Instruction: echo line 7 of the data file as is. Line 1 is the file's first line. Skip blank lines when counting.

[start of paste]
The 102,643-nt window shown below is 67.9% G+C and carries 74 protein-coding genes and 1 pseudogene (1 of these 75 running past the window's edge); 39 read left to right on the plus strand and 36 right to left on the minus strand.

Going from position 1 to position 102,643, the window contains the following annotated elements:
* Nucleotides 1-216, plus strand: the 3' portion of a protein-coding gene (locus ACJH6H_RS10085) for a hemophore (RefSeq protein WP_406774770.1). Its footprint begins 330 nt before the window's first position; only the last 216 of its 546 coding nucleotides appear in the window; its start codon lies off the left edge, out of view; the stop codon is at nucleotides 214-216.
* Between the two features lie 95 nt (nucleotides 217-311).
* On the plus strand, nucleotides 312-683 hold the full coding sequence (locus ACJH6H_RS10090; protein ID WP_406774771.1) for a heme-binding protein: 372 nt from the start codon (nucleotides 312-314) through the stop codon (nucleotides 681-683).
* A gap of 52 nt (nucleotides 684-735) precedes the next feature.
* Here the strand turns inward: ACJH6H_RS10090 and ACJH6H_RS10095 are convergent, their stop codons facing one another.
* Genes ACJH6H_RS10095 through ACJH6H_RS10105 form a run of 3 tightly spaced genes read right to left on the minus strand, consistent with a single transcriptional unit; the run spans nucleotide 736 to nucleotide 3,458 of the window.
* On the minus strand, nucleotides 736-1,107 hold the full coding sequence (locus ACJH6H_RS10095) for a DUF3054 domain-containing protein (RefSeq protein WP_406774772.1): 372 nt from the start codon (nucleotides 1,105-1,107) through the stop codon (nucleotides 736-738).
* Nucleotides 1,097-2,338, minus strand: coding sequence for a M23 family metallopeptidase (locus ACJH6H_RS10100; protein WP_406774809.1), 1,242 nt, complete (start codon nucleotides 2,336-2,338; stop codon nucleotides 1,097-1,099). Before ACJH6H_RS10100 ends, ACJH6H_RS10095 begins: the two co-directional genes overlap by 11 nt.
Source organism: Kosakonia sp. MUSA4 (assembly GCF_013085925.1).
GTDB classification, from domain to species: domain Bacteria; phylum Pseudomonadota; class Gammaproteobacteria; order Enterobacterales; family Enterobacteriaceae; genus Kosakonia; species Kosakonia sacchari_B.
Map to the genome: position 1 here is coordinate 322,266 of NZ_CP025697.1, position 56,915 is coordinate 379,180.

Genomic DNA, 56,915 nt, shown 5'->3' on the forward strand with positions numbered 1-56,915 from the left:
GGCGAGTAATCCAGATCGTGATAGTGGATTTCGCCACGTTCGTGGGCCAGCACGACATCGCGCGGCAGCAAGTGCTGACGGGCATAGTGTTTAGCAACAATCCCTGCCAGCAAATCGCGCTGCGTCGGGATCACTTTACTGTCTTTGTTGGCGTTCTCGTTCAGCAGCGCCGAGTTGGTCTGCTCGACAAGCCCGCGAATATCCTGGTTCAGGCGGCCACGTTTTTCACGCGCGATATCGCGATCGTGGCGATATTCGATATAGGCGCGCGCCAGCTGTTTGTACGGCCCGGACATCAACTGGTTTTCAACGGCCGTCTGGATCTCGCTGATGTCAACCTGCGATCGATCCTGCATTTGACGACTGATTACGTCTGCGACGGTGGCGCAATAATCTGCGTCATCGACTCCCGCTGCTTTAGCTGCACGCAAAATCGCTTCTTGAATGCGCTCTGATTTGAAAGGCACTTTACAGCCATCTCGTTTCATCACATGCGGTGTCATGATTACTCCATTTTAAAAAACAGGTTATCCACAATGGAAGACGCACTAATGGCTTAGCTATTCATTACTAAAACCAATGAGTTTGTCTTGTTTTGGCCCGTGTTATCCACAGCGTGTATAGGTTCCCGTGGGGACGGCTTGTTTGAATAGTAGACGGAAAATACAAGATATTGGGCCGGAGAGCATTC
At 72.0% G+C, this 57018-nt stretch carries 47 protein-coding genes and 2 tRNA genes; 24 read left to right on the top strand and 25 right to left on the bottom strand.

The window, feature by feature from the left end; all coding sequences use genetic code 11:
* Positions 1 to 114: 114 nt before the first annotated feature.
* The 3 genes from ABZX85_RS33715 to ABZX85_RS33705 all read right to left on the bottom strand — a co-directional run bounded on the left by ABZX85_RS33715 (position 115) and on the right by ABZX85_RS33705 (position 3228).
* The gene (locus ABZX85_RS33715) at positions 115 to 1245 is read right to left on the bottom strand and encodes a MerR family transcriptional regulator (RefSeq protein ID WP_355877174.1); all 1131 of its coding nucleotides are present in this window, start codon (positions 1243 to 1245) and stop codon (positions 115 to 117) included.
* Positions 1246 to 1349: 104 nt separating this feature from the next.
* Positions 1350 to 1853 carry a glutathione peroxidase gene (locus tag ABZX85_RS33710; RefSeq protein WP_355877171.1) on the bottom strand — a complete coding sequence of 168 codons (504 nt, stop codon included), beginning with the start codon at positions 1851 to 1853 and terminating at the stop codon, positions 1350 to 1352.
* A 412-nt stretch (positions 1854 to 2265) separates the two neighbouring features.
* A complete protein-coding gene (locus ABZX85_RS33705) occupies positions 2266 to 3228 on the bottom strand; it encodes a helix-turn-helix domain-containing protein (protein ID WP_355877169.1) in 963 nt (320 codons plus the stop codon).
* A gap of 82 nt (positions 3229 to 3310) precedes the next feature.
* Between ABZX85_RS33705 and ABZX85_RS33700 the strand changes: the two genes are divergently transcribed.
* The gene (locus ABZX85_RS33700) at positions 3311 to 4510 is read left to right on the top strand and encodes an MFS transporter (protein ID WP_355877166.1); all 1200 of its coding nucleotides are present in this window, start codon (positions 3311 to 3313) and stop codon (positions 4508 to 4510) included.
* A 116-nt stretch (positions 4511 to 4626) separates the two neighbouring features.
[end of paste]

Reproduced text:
* Here the strand turns inward: ACJH6H_RS10090 and ACJH6H_RS10095 are convergent, their stop codons facing one another.